by Jordan Roberts
Director of Government Affairs, John Locke Foundation
John Cochrane, senior fellow of the Hoover Institution at Stanford University, writes in his blog, The Grumpy Economist, how government mandated cross-subsidization negatively impacts the costs of health care in the US:
But lawmakers do not want to be seen taxing and spending, so they hide transfers in cross-subsidies. They require emergency rooms to treat everyone who comes along, and then hospitals must overcharge everybody else. Medicare and Medicaid do not pay the full amount their services cost. Hospitals then overcharge private insurance and the few remaining cash customers.
Overcharging paying customers and providing free care in an emergency room is economically equivalent to a tax on emergency-room services that funds subsidies for others. But the effective tax and expenditure of a forced cross-subsidy do not show up on the federal budget.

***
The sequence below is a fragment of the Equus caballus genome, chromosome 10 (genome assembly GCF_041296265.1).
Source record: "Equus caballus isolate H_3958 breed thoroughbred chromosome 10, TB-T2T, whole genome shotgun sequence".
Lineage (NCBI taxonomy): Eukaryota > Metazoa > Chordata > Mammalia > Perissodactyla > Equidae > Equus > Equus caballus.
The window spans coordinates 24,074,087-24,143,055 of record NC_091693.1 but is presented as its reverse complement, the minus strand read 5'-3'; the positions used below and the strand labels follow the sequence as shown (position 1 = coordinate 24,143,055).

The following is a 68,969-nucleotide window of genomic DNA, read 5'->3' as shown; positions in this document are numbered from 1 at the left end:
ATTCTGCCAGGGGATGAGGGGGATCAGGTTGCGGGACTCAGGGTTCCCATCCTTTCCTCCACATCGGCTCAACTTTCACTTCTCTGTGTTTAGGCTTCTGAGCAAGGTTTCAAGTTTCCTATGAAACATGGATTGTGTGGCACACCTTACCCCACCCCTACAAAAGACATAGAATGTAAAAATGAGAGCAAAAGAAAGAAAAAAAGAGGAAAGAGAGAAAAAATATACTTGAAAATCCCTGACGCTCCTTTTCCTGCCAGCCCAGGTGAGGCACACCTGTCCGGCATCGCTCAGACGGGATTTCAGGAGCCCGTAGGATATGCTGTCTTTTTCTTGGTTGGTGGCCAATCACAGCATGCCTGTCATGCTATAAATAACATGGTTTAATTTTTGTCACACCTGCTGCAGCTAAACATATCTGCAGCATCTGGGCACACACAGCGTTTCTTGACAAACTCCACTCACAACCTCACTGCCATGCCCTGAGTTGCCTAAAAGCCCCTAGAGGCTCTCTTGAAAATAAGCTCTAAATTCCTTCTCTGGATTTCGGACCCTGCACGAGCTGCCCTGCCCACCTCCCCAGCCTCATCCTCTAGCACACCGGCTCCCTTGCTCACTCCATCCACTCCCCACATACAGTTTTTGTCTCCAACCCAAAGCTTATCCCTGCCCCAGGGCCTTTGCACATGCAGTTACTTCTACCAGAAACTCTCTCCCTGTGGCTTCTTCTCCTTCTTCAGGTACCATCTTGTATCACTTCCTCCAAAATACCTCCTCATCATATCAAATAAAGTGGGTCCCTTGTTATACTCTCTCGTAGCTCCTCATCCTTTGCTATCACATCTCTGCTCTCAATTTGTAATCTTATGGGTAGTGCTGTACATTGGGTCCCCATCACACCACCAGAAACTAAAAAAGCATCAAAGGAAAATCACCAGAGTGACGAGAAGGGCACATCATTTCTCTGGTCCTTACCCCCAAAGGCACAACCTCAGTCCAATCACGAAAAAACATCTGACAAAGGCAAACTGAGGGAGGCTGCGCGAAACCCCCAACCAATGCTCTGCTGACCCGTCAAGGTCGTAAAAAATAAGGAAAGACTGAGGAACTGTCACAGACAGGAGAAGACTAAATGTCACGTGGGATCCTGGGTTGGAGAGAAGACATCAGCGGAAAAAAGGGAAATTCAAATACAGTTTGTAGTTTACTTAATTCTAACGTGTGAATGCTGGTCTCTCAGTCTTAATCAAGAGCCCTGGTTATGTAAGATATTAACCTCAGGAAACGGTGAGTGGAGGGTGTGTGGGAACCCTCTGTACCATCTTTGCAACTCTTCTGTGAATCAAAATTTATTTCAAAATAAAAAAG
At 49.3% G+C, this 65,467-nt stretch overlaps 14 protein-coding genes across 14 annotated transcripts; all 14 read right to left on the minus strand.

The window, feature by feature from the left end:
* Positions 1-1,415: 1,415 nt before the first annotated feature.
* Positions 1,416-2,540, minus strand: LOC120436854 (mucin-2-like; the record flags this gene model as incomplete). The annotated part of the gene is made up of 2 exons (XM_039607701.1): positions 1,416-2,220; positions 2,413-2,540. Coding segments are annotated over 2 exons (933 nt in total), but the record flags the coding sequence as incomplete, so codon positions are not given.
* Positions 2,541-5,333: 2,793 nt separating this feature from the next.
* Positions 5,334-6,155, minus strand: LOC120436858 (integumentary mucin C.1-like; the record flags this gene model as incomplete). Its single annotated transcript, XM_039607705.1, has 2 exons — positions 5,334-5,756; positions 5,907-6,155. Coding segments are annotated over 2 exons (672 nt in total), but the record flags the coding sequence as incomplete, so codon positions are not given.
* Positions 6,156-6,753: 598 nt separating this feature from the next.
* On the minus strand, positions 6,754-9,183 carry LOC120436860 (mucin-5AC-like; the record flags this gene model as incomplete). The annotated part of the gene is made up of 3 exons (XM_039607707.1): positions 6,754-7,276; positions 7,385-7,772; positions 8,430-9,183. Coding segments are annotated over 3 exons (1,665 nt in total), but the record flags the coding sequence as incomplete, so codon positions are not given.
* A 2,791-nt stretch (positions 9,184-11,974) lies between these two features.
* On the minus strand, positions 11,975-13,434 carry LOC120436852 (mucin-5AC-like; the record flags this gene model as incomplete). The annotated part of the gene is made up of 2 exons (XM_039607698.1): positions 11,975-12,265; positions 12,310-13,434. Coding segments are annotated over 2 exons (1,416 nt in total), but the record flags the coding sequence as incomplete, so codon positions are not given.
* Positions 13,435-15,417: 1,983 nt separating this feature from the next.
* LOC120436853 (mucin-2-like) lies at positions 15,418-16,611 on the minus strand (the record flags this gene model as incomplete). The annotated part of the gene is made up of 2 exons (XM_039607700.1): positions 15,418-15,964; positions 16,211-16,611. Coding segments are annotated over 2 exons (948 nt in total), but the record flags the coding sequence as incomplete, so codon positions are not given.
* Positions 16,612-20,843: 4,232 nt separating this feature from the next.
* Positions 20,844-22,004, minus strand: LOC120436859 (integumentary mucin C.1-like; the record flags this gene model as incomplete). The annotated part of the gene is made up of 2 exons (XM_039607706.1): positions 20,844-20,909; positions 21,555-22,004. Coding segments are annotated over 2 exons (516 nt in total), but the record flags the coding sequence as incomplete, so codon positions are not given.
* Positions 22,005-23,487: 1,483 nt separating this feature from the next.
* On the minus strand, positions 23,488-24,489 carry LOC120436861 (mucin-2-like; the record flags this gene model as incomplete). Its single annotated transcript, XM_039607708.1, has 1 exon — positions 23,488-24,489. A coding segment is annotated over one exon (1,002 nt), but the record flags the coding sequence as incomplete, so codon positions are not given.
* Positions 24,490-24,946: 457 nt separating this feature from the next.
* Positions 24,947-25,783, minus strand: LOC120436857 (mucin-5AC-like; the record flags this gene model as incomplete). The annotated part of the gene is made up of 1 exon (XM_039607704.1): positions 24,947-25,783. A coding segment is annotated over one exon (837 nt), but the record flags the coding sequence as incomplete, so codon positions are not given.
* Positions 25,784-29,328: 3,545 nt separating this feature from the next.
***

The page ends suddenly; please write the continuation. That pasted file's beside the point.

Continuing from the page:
Over the long term, cross-subsidies are far more inefficient than forthright taxing and spending. If the hospital is going to overcharge private insurance and paying customers to cross-subsidize the poor, the uninsured, Medicare, Medicaid and, increasingly, victims of limited exchange policies, then the hospital must be protected from competition. If competitors can come in and offer services to the paying customers, the scheme unravels.
No competition means no pressure to innovate for better service and lower costs. Soon everybody pays more than they would in a competitive free market. The damage takes time, though. Cross-subsidies are a tempting way to hide tax and spend in the short run, but they are harmful over years and decades.
Unfortunately, our healthcare sector is plagued with market barriers such as CON laws that lead to devastating effects on industry competition (see here, here, and here). The John Locke Foundation has been an advocate for much less healthcare regulation because restricting access creates a sector of our economy that doesn’t operate like a true market. Enhanced competition is the correct means for achieving cheaper, better healthcare for Americans.